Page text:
THIS STORY HAS BEEN FORMATTED FOR EASY PRINTING

Websites offer guidelines, but some have hidden purpose

Email|Print|Single Page| Text size + By Robert Preer
Globe Correspondent / March 9, 2008

Consumers looking for auto insurance often start where most searches begin these days: Google.

But type the words "auto," "insurance," "rates," and "Massachusetts," and the Internet search engine returns a long and bewildering list of sponsored and nonsponsored sites, many of them promising to match consumers with the insurance policy just right for them. These sites typically don't charge a fee, and they ask basic questions about motorists and their vehicles.

However, they are not all the same. Many are national operations looking to identify potential customers, whose names and other information are sold to local insurance agents. Other sites are run by Massachusetts insurance agents, who analyze the information submitted by visitors, and - often in a matter of hours - offer policies built around consumers' data. And there is the Massachusetts Division of Insurance website (autoratecompare.doi.state.ma.us), which asks visitors six questions, then instantaneously delivers a list of insurance companies, the expected cost of the policy for each company, and a list of qualified agents.

"Because of the new environment and the managed competition, there are going to be a lot of different sites and different advertising," said Frank Mancini, the president of the Massachusetts Association of Insurance Agents.

Mancini cautions against relying too heavily on any website. He said under new Massachusetts regulations, insurers are competing by offering a range of options that are far too complex to be understood by a brief questionnaire. "There are just so many possible scenarios it would be impossible to come up with an accurate premium," he said.

Kimberly Haberlin, spokeswoman for the Division of Insurance, said the division's website is not intended to be the final answer for consumers. The site, launched last month, was built with the latest data that insurance companies filed with the agency. Site visitors do not have to provide contact information, only ZIP code, miles driven annually, years licensed, type of vehicle, driving record, and desired coverage.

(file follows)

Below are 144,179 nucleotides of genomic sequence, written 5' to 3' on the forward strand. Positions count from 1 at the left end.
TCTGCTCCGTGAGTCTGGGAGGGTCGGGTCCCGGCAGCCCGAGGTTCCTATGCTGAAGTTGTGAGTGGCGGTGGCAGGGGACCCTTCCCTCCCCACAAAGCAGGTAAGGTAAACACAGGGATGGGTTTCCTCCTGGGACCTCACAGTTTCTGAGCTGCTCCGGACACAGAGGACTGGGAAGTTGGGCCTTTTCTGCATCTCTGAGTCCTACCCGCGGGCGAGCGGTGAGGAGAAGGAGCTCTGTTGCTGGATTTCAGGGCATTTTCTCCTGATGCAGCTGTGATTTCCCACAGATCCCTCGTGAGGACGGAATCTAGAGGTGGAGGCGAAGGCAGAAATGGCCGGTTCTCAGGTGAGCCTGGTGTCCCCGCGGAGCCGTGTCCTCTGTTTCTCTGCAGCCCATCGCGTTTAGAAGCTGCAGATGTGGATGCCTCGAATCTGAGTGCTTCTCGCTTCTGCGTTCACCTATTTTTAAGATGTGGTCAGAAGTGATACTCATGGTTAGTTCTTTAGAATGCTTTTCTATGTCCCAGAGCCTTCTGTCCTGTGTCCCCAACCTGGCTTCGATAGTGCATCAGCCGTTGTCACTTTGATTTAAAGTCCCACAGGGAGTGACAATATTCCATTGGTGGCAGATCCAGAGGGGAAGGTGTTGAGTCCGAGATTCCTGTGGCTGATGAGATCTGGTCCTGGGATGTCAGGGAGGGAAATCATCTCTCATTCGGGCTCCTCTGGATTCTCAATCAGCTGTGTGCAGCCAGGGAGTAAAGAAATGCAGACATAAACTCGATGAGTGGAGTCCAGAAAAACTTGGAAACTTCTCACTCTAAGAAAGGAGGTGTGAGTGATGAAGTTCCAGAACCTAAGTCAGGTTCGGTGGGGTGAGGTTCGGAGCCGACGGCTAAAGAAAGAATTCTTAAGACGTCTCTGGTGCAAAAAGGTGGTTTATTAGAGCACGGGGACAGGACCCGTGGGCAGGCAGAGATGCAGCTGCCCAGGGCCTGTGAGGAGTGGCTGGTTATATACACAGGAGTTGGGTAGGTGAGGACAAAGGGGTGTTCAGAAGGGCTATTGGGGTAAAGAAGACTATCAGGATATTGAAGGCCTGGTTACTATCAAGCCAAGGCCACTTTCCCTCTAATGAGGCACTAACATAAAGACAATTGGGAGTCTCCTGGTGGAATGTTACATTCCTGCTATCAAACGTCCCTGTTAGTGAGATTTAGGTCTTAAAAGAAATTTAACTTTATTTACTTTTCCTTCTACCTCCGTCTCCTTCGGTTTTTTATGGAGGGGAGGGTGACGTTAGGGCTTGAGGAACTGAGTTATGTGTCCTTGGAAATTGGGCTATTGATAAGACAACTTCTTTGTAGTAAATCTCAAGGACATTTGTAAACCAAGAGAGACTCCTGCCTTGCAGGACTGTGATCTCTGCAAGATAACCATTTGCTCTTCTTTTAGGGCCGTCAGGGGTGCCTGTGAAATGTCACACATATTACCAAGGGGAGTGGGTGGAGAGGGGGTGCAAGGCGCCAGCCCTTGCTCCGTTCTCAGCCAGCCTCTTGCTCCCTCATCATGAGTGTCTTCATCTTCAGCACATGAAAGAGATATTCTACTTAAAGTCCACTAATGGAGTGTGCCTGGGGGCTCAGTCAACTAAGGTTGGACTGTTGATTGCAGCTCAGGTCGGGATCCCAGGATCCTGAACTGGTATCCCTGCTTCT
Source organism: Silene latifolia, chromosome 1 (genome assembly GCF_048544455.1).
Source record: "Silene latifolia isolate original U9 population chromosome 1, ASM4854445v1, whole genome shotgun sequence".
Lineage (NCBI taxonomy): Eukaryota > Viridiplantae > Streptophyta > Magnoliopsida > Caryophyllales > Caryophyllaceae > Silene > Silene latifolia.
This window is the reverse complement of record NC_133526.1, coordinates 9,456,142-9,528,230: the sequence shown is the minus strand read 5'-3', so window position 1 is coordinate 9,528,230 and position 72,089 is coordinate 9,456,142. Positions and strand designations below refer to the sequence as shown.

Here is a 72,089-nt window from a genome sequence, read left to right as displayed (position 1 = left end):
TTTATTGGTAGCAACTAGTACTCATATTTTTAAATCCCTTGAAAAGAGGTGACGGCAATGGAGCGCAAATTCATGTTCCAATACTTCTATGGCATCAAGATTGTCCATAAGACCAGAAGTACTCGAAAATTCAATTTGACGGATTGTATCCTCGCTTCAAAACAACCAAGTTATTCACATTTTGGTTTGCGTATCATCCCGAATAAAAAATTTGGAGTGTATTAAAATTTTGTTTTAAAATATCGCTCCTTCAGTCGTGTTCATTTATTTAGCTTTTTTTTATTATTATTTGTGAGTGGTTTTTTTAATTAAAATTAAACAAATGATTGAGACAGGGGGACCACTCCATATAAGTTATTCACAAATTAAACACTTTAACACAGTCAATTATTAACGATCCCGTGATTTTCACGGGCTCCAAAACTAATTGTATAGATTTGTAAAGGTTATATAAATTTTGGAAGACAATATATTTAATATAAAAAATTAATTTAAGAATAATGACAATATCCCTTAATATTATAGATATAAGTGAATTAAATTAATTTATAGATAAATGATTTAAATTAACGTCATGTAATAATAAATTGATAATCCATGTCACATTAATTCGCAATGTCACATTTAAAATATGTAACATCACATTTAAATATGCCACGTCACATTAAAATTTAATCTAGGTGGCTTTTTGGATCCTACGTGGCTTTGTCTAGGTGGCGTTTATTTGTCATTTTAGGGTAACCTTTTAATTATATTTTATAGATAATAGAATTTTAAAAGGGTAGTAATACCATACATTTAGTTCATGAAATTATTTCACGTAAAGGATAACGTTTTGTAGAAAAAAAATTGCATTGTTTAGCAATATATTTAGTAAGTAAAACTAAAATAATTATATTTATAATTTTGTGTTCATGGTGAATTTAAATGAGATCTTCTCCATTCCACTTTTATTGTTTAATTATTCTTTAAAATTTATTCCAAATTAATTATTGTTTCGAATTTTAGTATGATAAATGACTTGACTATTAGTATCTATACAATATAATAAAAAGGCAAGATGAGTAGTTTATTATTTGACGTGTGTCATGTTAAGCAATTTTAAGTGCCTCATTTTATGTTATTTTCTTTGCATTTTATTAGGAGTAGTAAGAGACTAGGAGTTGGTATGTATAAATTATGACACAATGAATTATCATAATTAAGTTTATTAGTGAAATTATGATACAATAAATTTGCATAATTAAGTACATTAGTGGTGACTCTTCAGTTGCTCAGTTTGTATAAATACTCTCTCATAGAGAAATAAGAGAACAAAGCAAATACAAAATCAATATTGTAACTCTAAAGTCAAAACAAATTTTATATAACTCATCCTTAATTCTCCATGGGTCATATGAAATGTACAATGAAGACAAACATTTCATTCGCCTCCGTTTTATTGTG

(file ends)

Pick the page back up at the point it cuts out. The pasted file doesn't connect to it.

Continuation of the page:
"The division's website is designed to encourage consumers to begin shopping by showing them the wide range of potential prices and products that are now available to them," Haberlin said.

Meanwhile, some of the commercial sites appear as though they are government-run. For instance, Mark Vallucci, a Burlington insurance agent, started his site, massinsurancequotes.com, about five years ago on the same business model as the national sites. He said he switched recently to a hands-on approach: When a consumer visits the site, Vallucci himself analyzes the information and usually within an hour e-mails back a suggested policy.

"It's basically a one-stop place, where we do the shopping for you," Vallucci said.

And Kevin Johnson, owner of the Lynnfield agency Johnson and Rohan, has two websites, massquotes.com and massautoquote.com. Like Vallucci, Johnson takes the information submitted by visitors, analyzes it, and suggests a policy. The site also has details of the state's insurance law and other information about driving in Massachusetts.

The Massachusetts Association of Insurance Agents has its own website, massauto.com, which has a listing of agents and information about insurance in Massachusetts. The site does not have an area where consumers can enter information about themselves and get suggested policies.

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